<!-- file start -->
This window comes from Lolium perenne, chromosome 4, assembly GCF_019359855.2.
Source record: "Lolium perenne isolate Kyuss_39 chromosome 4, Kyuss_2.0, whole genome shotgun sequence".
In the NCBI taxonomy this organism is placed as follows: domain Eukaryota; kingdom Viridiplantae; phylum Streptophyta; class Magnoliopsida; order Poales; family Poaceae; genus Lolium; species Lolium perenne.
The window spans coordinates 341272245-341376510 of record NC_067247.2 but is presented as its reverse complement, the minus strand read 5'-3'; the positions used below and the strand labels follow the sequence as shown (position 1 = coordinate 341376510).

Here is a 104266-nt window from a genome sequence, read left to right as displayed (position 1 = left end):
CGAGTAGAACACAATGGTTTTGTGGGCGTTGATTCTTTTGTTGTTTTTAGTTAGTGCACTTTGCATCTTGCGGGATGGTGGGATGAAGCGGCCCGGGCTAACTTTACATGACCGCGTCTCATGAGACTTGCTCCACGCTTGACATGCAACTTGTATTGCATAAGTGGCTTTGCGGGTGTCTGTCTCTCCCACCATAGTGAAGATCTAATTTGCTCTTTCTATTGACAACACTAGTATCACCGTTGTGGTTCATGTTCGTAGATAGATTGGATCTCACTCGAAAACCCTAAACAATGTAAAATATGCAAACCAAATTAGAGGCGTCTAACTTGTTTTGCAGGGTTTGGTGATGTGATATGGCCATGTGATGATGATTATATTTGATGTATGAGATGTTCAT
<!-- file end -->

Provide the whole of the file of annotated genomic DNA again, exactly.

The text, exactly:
This window comes from Lolium perenne, chromosome 4, assembly GCF_019359855.2.
Source record: "Lolium perenne isolate Kyuss_39 chromosome 4, Kyuss_2.0, whole genome shotgun sequence".
In the NCBI taxonomy this organism is placed as follows: domain Eukaryota; kingdom Viridiplantae; phylum Streptophyta; class Magnoliopsida; order Poales; family Poaceae; genus Lolium; species Lolium perenne.
The window spans coordinates 341272245-341376510 of record NC_067247.2 but is presented as its reverse complement, the minus strand read 5'-3'; the positions used below and the strand labels follow the sequence as shown (position 1 = coordinate 341376510).

Here is a 104266-nt window from a genome sequence, read left to right as displayed (position 1 = left end):
CGAGTAGAACACAATGGTTTTGTGGGCGTTGATTCTTTTGTTGTTTTTAGTTAGTGCACTTTGCATCTTGCGGGATGGTGGGATGAAGCGGCCCGGGCTAACTTTACATGACCGCGTCTCATGAGACTTGCTCCACGCTTGACATGCAACTTGTATTGCATAAGTGGCTTTGCGGGTGTCTGTCTCTCCCACCATAGTGAAGATCTAATTTGCTCTTTCTATTGACAACACTAGTATCACCGTTGTGGTTCATGTTCGTAGATAGATTGGATCTCACTCGAAAACCCTAAACAATGTAAAATATGCAAACCAAATTAGAGGCGTCTAACTTGTTTTGCAGGGTTTGGTGATGTGATATGGCCATGTGATGATGATTATATTTGATGTATGAGATGTTCAT